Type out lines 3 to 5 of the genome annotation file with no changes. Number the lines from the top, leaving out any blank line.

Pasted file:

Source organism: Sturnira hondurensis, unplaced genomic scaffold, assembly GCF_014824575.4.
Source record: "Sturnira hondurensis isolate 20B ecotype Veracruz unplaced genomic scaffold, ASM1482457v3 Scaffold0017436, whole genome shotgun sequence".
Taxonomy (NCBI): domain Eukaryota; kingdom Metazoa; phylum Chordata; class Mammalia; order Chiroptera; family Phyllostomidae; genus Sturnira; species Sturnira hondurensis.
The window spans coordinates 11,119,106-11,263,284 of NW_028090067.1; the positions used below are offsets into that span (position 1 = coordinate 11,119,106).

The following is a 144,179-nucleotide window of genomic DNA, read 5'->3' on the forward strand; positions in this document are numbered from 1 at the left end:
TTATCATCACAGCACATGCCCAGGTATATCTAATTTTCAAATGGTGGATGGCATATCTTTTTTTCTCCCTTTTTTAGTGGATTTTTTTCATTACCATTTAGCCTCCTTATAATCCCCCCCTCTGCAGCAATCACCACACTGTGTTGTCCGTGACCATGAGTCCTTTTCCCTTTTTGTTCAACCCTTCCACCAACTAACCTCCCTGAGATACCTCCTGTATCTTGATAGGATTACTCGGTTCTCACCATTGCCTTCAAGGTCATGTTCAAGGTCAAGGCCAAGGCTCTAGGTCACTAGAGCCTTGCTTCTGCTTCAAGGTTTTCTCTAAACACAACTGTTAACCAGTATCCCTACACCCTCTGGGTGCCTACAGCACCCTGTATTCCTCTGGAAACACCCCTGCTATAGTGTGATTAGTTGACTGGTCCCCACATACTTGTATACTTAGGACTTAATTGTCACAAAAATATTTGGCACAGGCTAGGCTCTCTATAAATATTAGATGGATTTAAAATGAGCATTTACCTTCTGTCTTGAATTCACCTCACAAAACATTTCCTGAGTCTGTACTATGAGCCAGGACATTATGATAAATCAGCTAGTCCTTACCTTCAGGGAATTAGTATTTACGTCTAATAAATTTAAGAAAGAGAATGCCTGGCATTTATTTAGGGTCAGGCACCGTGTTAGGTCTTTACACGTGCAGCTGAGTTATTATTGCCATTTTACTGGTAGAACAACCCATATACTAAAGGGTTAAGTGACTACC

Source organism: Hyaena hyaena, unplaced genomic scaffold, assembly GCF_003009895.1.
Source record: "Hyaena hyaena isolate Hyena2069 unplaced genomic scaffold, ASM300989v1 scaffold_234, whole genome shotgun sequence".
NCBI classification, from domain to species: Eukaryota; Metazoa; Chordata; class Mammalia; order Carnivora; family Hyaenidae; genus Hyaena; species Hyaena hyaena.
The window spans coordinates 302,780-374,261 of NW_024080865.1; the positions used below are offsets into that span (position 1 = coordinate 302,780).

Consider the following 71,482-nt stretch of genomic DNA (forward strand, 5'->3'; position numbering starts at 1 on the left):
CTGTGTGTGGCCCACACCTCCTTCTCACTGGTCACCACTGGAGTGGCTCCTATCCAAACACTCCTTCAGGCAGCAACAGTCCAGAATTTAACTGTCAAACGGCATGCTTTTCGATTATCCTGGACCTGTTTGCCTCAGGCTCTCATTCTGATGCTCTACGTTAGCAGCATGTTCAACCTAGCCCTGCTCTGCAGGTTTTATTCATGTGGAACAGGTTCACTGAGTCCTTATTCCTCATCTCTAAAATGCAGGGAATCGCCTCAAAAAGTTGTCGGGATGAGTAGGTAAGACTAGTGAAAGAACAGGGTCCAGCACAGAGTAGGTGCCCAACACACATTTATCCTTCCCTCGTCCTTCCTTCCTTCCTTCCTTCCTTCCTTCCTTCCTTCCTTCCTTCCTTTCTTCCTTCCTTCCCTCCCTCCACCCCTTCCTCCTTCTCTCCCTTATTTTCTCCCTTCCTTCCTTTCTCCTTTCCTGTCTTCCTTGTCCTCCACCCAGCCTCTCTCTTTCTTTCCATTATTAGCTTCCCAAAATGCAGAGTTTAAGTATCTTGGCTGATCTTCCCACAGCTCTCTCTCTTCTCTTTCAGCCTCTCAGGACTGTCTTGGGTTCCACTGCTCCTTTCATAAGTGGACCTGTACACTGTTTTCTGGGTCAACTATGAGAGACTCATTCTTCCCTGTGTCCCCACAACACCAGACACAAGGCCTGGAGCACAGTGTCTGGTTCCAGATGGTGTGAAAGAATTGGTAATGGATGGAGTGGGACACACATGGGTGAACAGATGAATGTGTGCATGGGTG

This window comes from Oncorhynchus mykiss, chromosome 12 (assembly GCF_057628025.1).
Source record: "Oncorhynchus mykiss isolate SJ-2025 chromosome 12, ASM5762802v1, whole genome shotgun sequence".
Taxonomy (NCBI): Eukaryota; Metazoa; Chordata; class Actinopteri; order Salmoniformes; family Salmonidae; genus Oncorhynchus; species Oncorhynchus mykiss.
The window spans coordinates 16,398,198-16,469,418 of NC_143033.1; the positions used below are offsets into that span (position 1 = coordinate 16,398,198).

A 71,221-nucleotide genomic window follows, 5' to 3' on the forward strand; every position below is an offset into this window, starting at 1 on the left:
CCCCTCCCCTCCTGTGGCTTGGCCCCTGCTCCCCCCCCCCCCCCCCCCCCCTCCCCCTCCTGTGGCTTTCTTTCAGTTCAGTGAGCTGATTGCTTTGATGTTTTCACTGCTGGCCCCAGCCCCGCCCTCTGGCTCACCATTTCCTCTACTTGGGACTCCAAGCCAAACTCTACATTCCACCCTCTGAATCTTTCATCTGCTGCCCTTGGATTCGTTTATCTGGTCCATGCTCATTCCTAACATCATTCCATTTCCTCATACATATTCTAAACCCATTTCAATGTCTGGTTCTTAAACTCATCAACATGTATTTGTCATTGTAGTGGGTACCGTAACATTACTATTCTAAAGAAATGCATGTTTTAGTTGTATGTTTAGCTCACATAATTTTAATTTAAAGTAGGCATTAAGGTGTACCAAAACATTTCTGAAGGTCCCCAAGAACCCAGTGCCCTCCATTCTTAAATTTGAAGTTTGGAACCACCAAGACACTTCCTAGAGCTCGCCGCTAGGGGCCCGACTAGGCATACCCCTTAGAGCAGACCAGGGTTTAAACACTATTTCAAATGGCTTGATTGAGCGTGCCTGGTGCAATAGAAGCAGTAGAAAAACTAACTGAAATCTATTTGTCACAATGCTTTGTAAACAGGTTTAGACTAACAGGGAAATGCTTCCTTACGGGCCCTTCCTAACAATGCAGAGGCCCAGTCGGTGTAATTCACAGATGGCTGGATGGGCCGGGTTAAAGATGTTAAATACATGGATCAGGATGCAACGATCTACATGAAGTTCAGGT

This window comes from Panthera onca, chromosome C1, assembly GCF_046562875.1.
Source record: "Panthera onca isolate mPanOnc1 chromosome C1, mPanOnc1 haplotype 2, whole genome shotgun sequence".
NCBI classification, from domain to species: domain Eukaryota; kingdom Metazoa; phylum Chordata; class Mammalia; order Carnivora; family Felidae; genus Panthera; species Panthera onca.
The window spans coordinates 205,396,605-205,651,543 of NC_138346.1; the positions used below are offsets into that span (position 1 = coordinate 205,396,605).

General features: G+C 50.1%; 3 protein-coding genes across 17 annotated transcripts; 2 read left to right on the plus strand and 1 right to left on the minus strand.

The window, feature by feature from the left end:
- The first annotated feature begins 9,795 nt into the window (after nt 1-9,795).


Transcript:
Taxonomy (NCBI): domain Eukaryota; kingdom Metazoa; phylum Chordata; class Mammalia; order Chiroptera; family Phyllostomidae; genus Sturnira; species Sturnira hondurensis.
The window spans coordinates 11,119,106-11,263,284 of NW_028090067.1; the positions used below are offsets into that span (position 1 = coordinate 11,119,106).

The following is a 144,179-nucleotide window of genomic DNA, read 5'->3' on the forward strand; positions in this document are numbered from 1 at the left end: